By Arjay L. Balinbin, Senior Reporter

THE Transportation department on Wednesday said it will now be up to the next administration to start constructing the Mindanao railway project, as the government has yet to receive from China a shortlist of bidders for the design-and-build contract.

“Since we haven’t received the shortlist of the design-build contractors yet from the China side, we are unable to proceed with the construction as originally scheduled,” Transportation Undersecretary for Railways Timothy John R. Batan said during a briefing.

“Considering that we are about to undergo a transition into the next administration, one of the policy areas that we would like to defer to the incoming administration would be on the way forward for this,” he added.

The Department of Transportation (DoTr) had to adjust the construction timeline of the P82-billion Mindanao railway project phase 1, a campaign promise of President Rodrigo R. Duterte.

The project’s construction, which will be financed through an official development assistance package from the Chinese government, was first targeted to start in January 2019 with operations by 2021.

In its revised indicative timeline as of Sept. 2021, construction work was expected to begin in April this year. The government expected to start partial operations in October 2022 and full operations in October 2023.

Mr. Batan said the DoTr hopes China will provide the shortlist of bidders “soon,” but this will depend on the policy direction of the incoming Marcos government.

President-elect Ferdinand “Bongbong” R. Marcos, Jr., who is seen to continue strengthening ties with China, had expressed support for the project during the campaign period.

A Chinese consortium composed of China Railway Design Corp. and Guangzhou Wanan Construction Supervision Co., Ltd. recently bagged the P3.08-billion project management consultancy contract for the first phase of the Mindanao railway project.

Apart from the Mindanao railway project, two other major large-scale rail projects with China are the PNR South Long-Haul Project, or PNR Bicol, and the Subic-Clark Railway Project.

“The Mindanao railway project phase 1 is 100 kilometers long. Right-of-way acquisition is ongoing. Of course, there are some issues along the way. We’ve already acquired some properties voluntarily, so we followed the procedures under our laws,” Mr. Batan said.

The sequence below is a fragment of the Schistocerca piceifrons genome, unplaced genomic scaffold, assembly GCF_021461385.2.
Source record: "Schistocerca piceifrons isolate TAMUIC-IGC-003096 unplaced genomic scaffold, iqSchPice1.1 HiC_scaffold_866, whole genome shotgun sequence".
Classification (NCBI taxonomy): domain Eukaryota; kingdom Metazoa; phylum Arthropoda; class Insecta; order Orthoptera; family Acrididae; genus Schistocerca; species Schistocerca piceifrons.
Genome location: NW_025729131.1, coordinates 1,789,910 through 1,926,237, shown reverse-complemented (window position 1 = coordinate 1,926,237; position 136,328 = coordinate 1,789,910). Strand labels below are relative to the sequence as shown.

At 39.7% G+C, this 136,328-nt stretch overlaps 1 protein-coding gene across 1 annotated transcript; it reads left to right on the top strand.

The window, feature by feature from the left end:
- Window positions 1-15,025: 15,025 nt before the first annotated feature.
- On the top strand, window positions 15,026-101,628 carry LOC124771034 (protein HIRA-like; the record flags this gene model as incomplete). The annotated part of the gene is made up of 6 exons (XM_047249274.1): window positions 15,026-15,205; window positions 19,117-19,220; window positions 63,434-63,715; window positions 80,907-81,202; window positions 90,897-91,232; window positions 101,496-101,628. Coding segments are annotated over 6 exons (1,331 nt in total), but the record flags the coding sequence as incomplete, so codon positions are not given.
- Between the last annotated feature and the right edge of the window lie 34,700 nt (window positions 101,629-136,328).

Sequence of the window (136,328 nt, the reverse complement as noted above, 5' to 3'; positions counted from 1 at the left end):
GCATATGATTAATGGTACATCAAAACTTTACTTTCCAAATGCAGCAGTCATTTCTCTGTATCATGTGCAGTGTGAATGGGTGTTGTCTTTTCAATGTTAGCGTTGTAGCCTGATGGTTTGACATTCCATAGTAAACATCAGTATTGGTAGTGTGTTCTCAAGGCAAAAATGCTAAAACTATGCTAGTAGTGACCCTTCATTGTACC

Terry L. Ridon, convenor of think tank InfraWatch, said the incoming government should decide on the fate of the Mindanao rail project since the loan agreement has not been signed.

“The new president will have to determine various priorities within our current limited fiscal space, and decide whether the Mindanao rail project has a place in it, and whether there are other cheaper alternatives available in the interim,” he said in a mobile message.

“However, as no loan agreement has yet been signed, the new president can still suspend or cancel the project given our very limited fiscal space. He can also reconsider whether Beijing will continue to be our loan partner for this project.”

Sonny A. Africa, an economist and executive director of Ibon Foundation, said the delays in the project might be a “blessing in disguise” and allow the government to review its feasibility.

“The project feasibility study’s original growth assumptions just look quaint now in seeing 6.7% GRDP (gross regional domestic product) during construction and the early years of operation. In the real world, Mindanao growth was at just 5.6% in 2019 before the pandemic, before contracting 5.7% in 2020,” he said in a Facebook Messenger chat.

“Marcos Jr.’s responsibility is not so much starting the project than actually assessing if this is just going to be a white elephant, wasting government funds and being a money pit in the years to come like so many projects during the Marcos dictatorship.”